• Feet – both feet should either be flat on the floor or resting on a foot rest.
  • Arms – position your child’s arms to rest on the desk at a 45 degree angle and ensure that the elbows are not positioned too far away from the body.
  • Posture – no slouching allowed! The position of the desk, chair and computer/study materials should allow for an upright, perhaps very slight reclined position and not twisted or rotated in anyway.

Research has shown that sitting in a sedentary position for periods of time without movement, even as little as 30 minutes, can be detrimental to our health. While this may most often be associated with adult office workers, our kids are in the same situation at school and at home when they study – especially those in senior years of high school and at university.  Encourage your children to move around after 30 minutes of sitting or completing a task to improve their concentration. You might also like to recommend some stretching, especially of the neck and back. If in doubt on how to best establish the right study environment for your child, then contact a physiotherapist to guide you through the process.

What kind of study area have you set up for your kids at home? Tell us in the comments below.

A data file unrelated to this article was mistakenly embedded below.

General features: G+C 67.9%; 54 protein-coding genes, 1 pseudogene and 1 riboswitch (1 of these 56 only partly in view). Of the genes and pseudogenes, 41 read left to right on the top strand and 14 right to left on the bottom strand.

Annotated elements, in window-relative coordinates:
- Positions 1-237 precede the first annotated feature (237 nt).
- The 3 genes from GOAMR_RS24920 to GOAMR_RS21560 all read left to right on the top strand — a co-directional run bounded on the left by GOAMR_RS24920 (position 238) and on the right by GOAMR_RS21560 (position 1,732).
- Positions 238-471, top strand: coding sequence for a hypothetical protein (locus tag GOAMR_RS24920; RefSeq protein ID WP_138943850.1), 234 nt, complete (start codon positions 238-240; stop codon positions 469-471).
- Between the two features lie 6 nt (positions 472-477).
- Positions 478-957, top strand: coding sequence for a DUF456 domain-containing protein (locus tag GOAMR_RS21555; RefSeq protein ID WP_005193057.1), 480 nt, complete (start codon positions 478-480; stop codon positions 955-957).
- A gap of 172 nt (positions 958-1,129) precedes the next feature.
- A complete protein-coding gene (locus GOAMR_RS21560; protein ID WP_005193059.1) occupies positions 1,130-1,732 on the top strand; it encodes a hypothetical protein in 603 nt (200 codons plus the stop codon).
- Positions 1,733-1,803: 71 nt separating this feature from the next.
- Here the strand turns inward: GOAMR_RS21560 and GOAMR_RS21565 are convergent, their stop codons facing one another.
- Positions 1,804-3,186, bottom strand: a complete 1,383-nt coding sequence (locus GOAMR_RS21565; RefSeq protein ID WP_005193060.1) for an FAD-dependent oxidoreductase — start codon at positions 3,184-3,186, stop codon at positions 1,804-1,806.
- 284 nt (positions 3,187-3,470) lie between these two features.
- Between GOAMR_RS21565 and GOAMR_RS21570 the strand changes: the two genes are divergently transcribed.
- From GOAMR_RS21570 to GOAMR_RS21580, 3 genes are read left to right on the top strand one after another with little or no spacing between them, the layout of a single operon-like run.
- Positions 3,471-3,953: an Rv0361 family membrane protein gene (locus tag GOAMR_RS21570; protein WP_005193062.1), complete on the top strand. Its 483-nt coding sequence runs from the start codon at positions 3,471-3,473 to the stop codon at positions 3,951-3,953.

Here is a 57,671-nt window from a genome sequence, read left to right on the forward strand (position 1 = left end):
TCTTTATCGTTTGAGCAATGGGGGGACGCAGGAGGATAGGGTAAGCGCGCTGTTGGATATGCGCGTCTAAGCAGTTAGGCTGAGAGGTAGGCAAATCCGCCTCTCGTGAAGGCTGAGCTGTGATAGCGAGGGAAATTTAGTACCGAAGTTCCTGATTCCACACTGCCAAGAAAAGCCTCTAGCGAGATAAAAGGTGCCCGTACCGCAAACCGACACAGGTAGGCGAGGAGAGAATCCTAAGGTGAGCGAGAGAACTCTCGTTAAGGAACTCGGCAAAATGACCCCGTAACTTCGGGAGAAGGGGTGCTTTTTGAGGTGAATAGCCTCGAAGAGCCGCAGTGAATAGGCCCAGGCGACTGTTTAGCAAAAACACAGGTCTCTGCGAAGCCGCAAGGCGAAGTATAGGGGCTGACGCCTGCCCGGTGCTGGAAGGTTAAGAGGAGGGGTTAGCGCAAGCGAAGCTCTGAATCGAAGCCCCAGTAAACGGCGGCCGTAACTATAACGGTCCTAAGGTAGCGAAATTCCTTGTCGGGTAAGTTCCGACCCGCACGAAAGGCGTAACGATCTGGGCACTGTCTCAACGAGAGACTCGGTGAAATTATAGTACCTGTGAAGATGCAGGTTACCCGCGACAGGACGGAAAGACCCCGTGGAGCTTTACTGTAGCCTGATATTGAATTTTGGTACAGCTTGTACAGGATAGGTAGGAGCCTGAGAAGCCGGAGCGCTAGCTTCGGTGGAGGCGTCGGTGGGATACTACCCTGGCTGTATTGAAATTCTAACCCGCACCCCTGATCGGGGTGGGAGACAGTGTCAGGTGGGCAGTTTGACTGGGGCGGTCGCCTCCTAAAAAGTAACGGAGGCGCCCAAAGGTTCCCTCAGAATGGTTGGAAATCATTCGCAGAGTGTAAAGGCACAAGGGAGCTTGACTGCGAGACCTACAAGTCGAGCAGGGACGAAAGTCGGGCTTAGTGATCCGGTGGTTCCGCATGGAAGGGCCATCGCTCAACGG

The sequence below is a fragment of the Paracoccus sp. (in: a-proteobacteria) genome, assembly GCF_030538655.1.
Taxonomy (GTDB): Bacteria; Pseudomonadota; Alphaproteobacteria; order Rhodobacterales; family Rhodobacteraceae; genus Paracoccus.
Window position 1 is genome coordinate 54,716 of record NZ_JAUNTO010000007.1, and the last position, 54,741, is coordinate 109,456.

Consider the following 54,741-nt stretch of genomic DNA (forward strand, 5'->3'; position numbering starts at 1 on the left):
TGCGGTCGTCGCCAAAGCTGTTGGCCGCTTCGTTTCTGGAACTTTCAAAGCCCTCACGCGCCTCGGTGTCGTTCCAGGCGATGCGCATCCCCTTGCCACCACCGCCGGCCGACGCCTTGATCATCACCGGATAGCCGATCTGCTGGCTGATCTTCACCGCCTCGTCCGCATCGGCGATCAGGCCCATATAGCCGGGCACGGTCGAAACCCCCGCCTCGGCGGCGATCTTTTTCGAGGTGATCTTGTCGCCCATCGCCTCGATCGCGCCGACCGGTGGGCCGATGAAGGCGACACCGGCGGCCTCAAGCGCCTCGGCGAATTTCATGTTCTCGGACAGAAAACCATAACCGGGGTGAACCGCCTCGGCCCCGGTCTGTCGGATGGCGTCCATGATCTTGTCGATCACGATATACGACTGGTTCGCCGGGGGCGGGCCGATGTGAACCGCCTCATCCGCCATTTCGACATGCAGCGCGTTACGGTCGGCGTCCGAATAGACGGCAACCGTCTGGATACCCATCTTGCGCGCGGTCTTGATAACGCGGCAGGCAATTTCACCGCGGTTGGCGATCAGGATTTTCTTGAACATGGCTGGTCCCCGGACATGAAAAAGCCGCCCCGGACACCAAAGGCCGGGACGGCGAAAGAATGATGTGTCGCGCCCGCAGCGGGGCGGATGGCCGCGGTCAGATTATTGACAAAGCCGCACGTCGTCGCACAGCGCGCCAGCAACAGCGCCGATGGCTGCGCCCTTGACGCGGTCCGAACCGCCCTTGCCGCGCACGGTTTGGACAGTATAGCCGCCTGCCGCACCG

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  • Some really good points have been pointed out in this article will try to apply


  • My daughter is 27 and just returned to study, I’ll be able to help her succeed with this article


  • Thank you for great tips.


  • I have a study area set up in our front room which is key for getting them quietly working when they need to focus.


  • When the kids are younger we used the dinner table. Now they’re older they use their desk. Only my youngest does her homework still at the dinner table.


  • Definitely all of the above. We created a study space for my on in a ‘play room’ (not his bedroom) where we could see him and he could ask us for help etc. However, over time he moved to the kitchen table where he preferred to study!! Go figure.


  • kitchen table is a go to so that I can be on hand to help.


  • My son’s had a designated area to do their work at. As soon as they got home from school they had to get changed and have a snack (if they wanted it), play for half an hour or so, then they had to do any homework they had and half hour study on what they’d done that day. Then it was dinner time and then bath time, an hour of television or games then off to bed.


  • Setting a routine that works for them and sticking to it.


  • I agree these 3 things are more important


  • All good points; Sleep, Nutrition, Study space/conditions and routine !


  • A good routine that includes breaks , food, exercise and sleep too is a good start.


  • Thank you for all the tips. Will need them soon


  • Study breaks are important too.


  • sleep is so important for children and teenagers.